I think you have to view those situations as, hey I'm not letting another guy down. Hey, I've got another guy in this with me that together, we are going to bail each other out and we are going to pull through this. I've got another guy rooting for me even harder than I am probably for myself. I think you have to view the positive side of it rather than the negative. But it's pretty easy at times especially when you're young, first time there, you can get down on yourself and you feel like Hal told us one time in his first Ryder Cup he felt like he didn't want to go and screw up for the team; rather than going out, he said at Brookline: I'm taking a totally different attitude. The first time I got it one of these I went in there saying, "geez, I don't want to go in there and play bad." Instead of going in there saying, "I want to play good, I want to win some points for this team" and not worrying about the consequences, he went in there worrying about what bad could happen.
I think that happens in all sports to younger players you lose your aggressive nature and you get in there trying not to mess up rather than trying to do well. I think you have to view it as a positive.
I've played in quite a few international events. I enjoy them. I've really gotten to know my teammates so much better than I ever would have. It's more individualistic out here. I have my close friends, but I've made more close friends in those events. You get to know other people better and they are out there pulling for and you vice versa.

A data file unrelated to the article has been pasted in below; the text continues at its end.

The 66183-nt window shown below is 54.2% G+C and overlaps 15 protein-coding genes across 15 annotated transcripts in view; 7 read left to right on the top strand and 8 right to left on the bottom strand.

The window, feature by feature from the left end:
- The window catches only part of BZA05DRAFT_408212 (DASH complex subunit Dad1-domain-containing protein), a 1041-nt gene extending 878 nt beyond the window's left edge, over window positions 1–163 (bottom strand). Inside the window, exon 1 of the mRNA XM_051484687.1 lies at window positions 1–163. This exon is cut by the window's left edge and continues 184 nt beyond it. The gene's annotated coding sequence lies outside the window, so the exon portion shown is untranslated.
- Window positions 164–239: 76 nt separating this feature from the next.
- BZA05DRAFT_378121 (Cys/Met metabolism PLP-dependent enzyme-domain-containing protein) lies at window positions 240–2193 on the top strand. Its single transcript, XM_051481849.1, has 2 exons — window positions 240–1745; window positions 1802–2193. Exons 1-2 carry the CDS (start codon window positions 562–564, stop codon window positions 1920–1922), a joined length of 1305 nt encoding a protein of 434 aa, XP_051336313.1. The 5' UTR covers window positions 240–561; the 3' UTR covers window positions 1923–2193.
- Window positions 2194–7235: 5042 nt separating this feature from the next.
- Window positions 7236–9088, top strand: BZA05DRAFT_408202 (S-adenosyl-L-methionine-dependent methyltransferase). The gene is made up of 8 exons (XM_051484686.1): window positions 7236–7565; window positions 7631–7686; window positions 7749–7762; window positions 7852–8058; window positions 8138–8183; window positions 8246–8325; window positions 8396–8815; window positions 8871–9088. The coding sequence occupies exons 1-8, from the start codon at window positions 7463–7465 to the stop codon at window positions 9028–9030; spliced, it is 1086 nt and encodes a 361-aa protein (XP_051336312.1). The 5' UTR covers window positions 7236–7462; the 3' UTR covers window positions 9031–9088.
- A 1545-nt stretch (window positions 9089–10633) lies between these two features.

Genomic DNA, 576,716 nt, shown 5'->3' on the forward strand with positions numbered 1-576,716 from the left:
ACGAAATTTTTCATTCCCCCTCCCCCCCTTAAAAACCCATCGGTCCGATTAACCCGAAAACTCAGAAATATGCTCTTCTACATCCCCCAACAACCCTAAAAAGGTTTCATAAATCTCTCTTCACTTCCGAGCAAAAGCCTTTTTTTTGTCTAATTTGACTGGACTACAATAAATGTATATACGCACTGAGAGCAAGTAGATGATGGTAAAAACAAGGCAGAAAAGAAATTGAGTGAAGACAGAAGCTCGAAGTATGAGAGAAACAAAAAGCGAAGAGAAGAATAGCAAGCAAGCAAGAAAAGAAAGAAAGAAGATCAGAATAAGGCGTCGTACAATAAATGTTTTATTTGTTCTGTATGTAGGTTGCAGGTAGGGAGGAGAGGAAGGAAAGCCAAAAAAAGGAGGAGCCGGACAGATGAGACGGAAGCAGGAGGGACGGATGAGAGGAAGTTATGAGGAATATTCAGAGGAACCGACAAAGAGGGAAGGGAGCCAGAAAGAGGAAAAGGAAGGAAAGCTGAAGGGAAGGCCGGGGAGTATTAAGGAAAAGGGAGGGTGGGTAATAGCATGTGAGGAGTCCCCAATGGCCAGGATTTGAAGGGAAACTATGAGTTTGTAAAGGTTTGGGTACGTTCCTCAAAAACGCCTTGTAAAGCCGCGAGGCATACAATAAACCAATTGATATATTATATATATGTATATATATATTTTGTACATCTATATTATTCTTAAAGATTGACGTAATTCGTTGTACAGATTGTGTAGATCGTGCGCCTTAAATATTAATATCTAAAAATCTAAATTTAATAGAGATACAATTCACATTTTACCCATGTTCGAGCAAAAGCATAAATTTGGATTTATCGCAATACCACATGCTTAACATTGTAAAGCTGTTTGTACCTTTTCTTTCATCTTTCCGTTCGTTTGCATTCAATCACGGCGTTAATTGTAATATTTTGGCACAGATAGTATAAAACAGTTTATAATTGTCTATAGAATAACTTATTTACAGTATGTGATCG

And my wife walks, whether I'm playing 36 or not she's walking a minimum of 36 holes because she's walking around with all of the other girls and pulling for the other guys. I see her in the morning and evenings, and she's out there watching a lot of golf and getting into the spirit of things. So it's really become a lot closer with a lot of those players and I cherish that from those events probably even more than the competitive part.
I have a hard time believing I'm saying that but I really we were always early on when I played in those events, '97, '98, '99, our team was always criticized. We were 12 individuals, and that kind of lit a fire under one of those at the Presidents Cup one year. I got tired of hearing it because for me that was the most special, because no one was back in closed doors hearing what we were talking about and how much fun we were having. Just because it looked like on paper in a couple of those events, we were the better team and we didn't win, made us not care about it and that's not the case. I see a lot of passion behind closed doors, I see a lot of guys really enjoying themselves and having a good time. I take those memories with me. That's what I really enjoy about the event.
JOE CHEMYCZ: Jim, we appreciate it. Thank you very much.
End of FastScripts.